Phil Griffin on commercial TV in the 1950’s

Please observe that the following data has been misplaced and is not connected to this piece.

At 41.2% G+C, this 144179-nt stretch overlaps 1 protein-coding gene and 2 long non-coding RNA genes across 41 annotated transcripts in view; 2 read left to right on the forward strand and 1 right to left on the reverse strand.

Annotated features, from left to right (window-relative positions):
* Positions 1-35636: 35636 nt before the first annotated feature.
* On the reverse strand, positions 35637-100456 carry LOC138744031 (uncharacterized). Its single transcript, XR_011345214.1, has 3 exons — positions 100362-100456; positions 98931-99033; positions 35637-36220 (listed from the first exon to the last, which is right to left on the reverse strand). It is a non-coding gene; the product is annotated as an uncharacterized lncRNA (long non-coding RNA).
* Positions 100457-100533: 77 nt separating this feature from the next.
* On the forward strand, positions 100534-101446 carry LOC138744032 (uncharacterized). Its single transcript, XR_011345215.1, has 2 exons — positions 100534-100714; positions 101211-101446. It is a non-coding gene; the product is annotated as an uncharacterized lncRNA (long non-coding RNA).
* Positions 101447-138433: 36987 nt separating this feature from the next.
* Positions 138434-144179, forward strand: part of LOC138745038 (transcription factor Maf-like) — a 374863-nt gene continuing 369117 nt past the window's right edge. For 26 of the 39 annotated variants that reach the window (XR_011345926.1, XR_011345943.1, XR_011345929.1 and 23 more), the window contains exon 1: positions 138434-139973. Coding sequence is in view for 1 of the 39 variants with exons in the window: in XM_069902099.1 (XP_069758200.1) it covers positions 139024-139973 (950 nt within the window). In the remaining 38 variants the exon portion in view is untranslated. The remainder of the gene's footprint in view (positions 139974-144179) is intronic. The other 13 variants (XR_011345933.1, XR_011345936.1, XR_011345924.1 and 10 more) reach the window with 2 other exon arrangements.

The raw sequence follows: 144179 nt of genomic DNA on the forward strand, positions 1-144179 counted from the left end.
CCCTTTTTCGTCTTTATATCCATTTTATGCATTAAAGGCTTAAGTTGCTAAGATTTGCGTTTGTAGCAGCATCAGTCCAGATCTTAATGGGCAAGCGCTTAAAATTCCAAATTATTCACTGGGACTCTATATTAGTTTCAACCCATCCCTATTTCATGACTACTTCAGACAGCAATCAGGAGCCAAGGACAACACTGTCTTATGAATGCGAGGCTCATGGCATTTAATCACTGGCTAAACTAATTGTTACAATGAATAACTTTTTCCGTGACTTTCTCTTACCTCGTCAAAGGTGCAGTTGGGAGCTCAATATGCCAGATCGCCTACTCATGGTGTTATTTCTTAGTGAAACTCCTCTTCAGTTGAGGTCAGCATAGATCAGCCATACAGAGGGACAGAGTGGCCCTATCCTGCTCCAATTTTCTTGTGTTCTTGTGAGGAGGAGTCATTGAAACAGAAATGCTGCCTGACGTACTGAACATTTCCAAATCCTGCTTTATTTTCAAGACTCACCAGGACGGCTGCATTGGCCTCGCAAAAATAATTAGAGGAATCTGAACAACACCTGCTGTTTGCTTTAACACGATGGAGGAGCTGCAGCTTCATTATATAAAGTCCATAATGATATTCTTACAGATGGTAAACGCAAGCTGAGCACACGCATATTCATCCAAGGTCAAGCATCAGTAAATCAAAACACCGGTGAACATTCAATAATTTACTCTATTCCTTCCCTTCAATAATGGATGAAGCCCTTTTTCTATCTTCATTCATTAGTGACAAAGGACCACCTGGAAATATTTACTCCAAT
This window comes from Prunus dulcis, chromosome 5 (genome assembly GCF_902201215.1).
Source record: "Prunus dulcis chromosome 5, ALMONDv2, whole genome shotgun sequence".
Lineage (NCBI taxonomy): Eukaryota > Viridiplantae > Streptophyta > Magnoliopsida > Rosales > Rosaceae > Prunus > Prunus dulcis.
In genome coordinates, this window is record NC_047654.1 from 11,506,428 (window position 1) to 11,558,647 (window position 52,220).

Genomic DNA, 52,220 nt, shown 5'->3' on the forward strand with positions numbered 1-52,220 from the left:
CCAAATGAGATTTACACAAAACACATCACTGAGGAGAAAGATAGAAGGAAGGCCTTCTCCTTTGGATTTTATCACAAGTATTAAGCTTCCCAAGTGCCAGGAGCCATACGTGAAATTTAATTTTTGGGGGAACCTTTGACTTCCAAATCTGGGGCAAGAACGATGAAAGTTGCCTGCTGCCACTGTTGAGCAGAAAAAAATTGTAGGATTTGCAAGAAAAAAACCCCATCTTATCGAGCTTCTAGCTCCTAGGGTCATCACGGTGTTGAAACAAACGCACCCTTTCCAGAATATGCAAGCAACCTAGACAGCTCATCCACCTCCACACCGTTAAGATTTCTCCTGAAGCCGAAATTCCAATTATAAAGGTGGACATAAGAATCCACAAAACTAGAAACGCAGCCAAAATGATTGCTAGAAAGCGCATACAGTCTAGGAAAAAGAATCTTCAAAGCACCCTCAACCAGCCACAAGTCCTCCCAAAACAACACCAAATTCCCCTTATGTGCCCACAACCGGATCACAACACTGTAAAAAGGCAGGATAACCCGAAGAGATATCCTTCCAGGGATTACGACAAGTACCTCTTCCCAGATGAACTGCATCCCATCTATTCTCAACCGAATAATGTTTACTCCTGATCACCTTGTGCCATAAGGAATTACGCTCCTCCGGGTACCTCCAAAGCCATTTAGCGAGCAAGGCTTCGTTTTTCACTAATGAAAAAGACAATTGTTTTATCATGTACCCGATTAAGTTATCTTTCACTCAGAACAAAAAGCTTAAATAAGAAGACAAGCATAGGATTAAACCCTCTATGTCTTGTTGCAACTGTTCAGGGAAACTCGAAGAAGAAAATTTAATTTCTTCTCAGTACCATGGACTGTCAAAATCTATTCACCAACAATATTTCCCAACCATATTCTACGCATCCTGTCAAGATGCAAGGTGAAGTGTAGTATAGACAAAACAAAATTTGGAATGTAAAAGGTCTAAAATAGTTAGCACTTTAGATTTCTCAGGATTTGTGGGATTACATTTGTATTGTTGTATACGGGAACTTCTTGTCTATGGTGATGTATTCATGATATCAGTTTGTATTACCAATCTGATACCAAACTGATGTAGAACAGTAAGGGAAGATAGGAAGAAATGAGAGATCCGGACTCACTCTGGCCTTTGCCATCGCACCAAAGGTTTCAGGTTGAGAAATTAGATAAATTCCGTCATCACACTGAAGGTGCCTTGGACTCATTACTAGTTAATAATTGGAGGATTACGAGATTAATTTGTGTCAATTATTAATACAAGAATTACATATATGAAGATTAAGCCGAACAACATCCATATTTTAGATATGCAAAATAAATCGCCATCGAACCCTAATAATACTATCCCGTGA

The buildings, the sort of mission hut-type buildings that went up as Ralph Tubbs was developing the studios and the studio building, was that little complex that always had… Sidney saying. “Well, if this doesn’t work we can get out of here pretty quickly,” and one forgets how uncertain all of that was, which is why Granada me so many very clever steps, because they were… they had to, you know, the outside broadcast unit, “We really should be showing some football, shouldn’t we? Don’t they enthuse about that in this part of the world?” So yes, Manchester United vs. Real Madrid was the first football match that Granada transmitted. But then also the kind of things like, “Oh, well, we’ve got outside broadcast units here and scanners here, we’d better do something with them outside of the football season. So, doesn’t that Norman Swallow have some documentary ambitions? Get him to do something. Send him off to Rochdale and we’ll call it Wedding on Saturday.” And at that point you get the first… what did Norman call it? He used to call it ‘Cinema de Bon Chance’, as opposed to Cinema Verité, in which he sort of hated being labelled with the notion of the father of Cinema Verité. But you know, filming that documentary on a scanner with massive cameras on PEDs in tiny churches in Rochdale was a thing that, you know, there was a certain sort of impermanence to that sort of operation, there was a certain sort of, “Oh, if this doesn’t work we’ll try that.” And therefore Granada really only consolidated as a collection of buildings when there was slightly more confidence that this thing, commercial television, is a goer and we might even make some money out of it if we sustain [it]. Because bear in mind it was… the important thing probably to stress is it was an aspect of business that previously hadn’t happened. There was the American, North American, model which was looking pretty confident, which is why people were prepared to put money in on this side of the Atlantic, but if you take it that the studio complex below Granada House – the Quay Street studio complex was the first custom built studio complex anywhere in Europe – then one recognises that this was very, very early days, and that… ‘we’re uncertain but let’s go for it’, because by that time obviously the advertising revenues are beginning to feel like they’ll maintain. So it wasn’t really… from 56 through to 60 was a period of uncertainty, a brief period of uncertainty, followed by just ecstatic, “We’re on to a winner here. Let’s go for it!” And so therefore things became more permanent thereafter. So in a way, even though Granada and commercial television was invented in 1956, the impact was really up to 1960, and after that it was colossal. I mean, part of what sparked the 1960s in terms of the cultural period, an era that we now think of, was the fact that there was commercial enterprise and commercial enterprise embraced television like never before; it was something else.

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